Cricket Australia said that it will reap A$590 ($574M) over the next five years "from the sale of domestic broadcasting rights" to Channel Nine and Network Ten, according to Dan Baynes of BLOOMBERG. Nine, owned by Apollo Global Management and Oaktree Capital Group, will pay A$450M in cash and advertising and promotional rights "to retain elite Tests, one-day internationals and Twenty20 matches." Network Ten agreed to pay A$100M a year "in cash and advertising for the rights to the domestic Big Bash Twenty20 competition." Nine "will also enter a joint partnership" with Melbourne-based Cricket Australia to develop digital broadcasting assets (BLOOMBERG, 6/4). The AFP reported Cricket Australia said that the deals ensured all int'l games at home would be telecast while the Big Bash "would be free-to-air and not on pay TV." Cricket Australia derives about 80% of its income from TV rights (AFP, 6/4). Australian cricket's new arrangement with Channel Nine and Network Ten will help fund cricket experiences for fans, kids and community clubs. Cricket will have no restrictions on smartphone and tablet screen size, and will stream matches live on PCs. Cricket Australia will attempt to grow the sport by assessing facility development (CA).
NEEDING STABILITY: In Sydney, Bodey & Lalor reported Nine Entertainment CEO David Gyngell "didn't question" whether Nine would retain the broadcast rights to cricket, although the price tag was an "ouch moment." Gyngell: "I keep getting rolled out at these events and I've just paid a lot of money for sport. I don't know how smart I am, but I'm certainly passionate and committed to them." Few in the market "expected Nine to lose it, either," with the network allowed last bidding rights. Sydney-based media buying agency PHD CEO Mark Coad said, "Personally, it's hard to envisage a strong Nine without cricket so I'm pleased they did the deal." Analysts said that the looming public listing of Nine -- perhaps in the next year as Apollo and Oaktree look for a profitable exit -- "forced Nine's hand.'' However, "is Nine the big winner from the deal?" It "depends on who you ask." Most market watchers believed Nine "needed the stability of the deal, no matter what the cost" (THE AUSTRALIAN, 6/5). In Melbourne, Saltau & Hogan wrote "If cricket is the wallpaper of summer," commentator Richie Benaud is part of the furniture and Channel Nine "expects the doyen to continue." Gyngell: ''I can't imagine cricket without Richie. Richie will do cricket for as long as he wants to do cricket. We'll never be telling Richie what he can and can't do" (THE AGE, 6/5).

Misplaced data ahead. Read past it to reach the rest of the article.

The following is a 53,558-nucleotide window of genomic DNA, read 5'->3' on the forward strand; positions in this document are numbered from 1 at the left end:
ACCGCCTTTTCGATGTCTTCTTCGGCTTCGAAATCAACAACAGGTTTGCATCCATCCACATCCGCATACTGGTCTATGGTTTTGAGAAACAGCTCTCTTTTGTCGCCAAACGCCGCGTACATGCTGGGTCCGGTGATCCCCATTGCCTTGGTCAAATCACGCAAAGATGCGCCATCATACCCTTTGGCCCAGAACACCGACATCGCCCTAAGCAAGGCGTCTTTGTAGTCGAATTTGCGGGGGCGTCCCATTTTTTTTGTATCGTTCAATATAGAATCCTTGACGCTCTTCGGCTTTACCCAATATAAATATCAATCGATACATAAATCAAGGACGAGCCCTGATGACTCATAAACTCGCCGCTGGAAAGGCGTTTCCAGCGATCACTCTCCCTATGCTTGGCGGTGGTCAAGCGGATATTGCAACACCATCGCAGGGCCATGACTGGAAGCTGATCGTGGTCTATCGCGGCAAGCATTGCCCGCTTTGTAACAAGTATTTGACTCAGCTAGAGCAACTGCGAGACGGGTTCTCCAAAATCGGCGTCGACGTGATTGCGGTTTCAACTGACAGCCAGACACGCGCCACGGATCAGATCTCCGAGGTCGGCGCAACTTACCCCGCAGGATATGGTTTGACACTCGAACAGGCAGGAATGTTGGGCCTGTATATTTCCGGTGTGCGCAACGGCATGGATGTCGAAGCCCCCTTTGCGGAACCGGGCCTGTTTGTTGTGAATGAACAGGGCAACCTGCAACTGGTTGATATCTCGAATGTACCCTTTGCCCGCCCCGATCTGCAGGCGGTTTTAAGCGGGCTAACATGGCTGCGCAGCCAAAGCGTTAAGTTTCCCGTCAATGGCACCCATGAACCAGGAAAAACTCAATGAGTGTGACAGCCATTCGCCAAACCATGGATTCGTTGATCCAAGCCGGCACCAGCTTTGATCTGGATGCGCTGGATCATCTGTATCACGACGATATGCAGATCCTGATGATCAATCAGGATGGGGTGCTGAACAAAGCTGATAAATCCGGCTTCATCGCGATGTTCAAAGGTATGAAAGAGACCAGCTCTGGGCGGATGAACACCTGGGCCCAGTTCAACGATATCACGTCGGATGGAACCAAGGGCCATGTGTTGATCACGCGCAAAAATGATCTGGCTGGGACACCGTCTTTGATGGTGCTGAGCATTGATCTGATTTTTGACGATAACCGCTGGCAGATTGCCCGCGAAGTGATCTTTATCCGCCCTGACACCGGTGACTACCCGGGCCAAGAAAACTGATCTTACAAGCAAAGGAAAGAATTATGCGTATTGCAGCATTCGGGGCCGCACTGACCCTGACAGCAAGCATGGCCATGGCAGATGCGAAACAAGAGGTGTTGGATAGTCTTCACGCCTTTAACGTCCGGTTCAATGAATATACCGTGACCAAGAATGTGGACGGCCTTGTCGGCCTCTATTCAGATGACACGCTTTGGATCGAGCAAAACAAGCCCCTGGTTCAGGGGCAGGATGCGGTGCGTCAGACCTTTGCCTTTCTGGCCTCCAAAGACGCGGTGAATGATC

SUTHERLAND'S WARNING: In Sydney, Malcolm Conn reported cricket "is about to declare war on the football codes." Cricket Australia CEO James Sutherland claimed that Cricket Australia "is on the verge of rolling out new programs and incentives to attract the best teenage talent in the country." Sutherland: "I don't think people realize just how much cricket has to offer for talented young athletes." Sutherland has promised to pour more than A$400M back into cricket to "increase participation, improve club facilities nationwide, enhance elite pathways for talented teenagers and ensure Australia's cricketers remain the best paid from any team sport in the country." He added, "We haven't had the firepower to focus on that in the past and we see that we now have that opportunity" (DAILY TELEGRAPH, 6/5).
BEING LEFT OUT: In Sydney, Lalor also wrote the Ryobi Cup and Sheffield Shield final "were the big losers in the historic broadcast agreement." The deal with Ten has "left a bad taste in mouths at Fox Sports, with that group a little upset that the work it did to promote the T20 tournament had seen the product's value improve so much it could not afford to pay for it." The pay channel had also broadcast the Ryobi Cup and Shield finals, but Ten "was not interested in broadcasting these in the new deal and Fox had said it was all or nothing" (THE AUSTRALIAN, 6/5).
HOW IT WENT DOWN: The AUSTRALIAN FINANCIAL REVIEW wrote "It was almost dawn on Monday" before Nine Entertainment execs and UBS bankers finalized the paperwork "to secure the media rights to cricket." Nine’s dealings with Cricket Australia "were only half of it." Nine’s deal with Cricket Australia and associated deals with WIN to acquire its Adelaide station for about A$140M and renew its affiliation agreements "sit within a broader matrix of deals" also involving its commercial rival Ten. Somehow, "the planets seemed to align so three commercial TV broadcasters -- who are often at each other’s throats -- could actually negotiate and each walk away with something that would leave them better off" (AFR, 6/4).